While others are harvesting their rice, many others have since removed theirs while working to plant rainy-season rice despite the apparent risk.    

Mubarak Ibrahim who had earlier harvested his irrigation-powered rice farm noted that they farm rice throughout the year in the community as dry-season farming ends, rainy season farming begins.

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“We are planting rice here as you can see here. We are picking the seeds from the nursery to the farm to plant it.

“Some are harvesting while some are planting. Those that are being harvested have been planted since the dry-season while those being planted now are for the rainy season. 

“Although we are apprehensive about the recurrent flooding, we have resolved to do it as well; though it is risky compared to irrigation. We invest more in irrigation farming and do less in the rainy season due to the fear of flood-induced losses,” he said.

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Mubarak and friends transferring rice seeds from the nursery

He further explained that they cannot completely abandon rainy season farming despite the apparent risk involved due to natural disasters that they have no control over.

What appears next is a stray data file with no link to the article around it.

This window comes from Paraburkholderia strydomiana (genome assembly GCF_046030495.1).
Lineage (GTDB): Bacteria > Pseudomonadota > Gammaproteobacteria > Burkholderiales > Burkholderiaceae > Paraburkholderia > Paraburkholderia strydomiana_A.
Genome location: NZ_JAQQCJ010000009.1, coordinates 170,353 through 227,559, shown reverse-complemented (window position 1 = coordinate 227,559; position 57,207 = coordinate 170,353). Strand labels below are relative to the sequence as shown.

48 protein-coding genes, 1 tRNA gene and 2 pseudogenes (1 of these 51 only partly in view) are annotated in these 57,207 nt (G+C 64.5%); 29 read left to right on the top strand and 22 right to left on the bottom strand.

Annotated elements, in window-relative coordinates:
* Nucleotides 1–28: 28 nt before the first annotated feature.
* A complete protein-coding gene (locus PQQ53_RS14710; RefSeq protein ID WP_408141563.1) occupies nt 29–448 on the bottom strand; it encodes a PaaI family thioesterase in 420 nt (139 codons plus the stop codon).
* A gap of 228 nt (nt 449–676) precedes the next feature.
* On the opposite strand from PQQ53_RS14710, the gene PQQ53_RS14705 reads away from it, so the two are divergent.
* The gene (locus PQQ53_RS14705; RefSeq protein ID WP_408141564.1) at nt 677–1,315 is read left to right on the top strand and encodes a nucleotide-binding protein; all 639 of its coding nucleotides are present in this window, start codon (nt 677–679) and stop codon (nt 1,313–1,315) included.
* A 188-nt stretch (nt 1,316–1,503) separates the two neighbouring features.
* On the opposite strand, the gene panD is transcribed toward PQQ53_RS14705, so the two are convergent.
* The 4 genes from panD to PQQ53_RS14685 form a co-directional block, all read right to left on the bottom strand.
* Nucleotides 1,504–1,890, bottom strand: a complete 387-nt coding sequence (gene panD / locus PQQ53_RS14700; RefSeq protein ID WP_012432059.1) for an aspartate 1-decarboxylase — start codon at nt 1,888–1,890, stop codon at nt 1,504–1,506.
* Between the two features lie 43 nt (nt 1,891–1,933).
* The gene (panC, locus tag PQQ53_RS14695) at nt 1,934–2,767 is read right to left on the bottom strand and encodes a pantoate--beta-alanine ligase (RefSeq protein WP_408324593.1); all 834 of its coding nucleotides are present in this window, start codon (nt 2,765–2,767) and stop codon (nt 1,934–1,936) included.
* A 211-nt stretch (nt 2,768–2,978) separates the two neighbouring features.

Ibrahim Adamu Gishiri Wuya, a resident and farmer in the community noted that they suffer flooding annually with significant consequences on their farming occupation.

He said: “I spent over N100,000 on my farm comprising guinea corn and maize but I ended up with just two mudus. On a good harvest, I used to have 20 bags on that same farm. But here I am again planting for the rainy season. I plan to plant a small plant so that I may lose a little if a flood occurs.”     

For Buhari Muhammad, whose rice has been harvested already, the rainy season provides the opportunity to render his labour to other farmers in need of workers.

“We are labourers here. It is someone’s farm who will pay us after the day’s work. We pluck the seeds and transplant them elsewhere on the farm for a fee,” Buhari narrated.

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“But the problem of rainy season farming is that floods can destroy everything. That is why I reduce rainy season farming and prioritise dry season farming on rice, wheat, maize, pepper and onion,” he said. “Although we spend more on irrigation due to the purchase of fuel it is still preferable to us because we don’t have the challenge of flood.”  


Some young girls on the farm planting seeds

Sule Hamza, Mai Anguwan Gishiri Wuya said, “almost everyone or every household in this village has had a bad experience of flood in his or her farm last year. It was tragic that we can’t even quantify the loss.  

“We have relayed our complaint to the LGA but we are yet to see anything from them. But with the new state government coming in, we hope we will be considered,” the traditional ruler decried.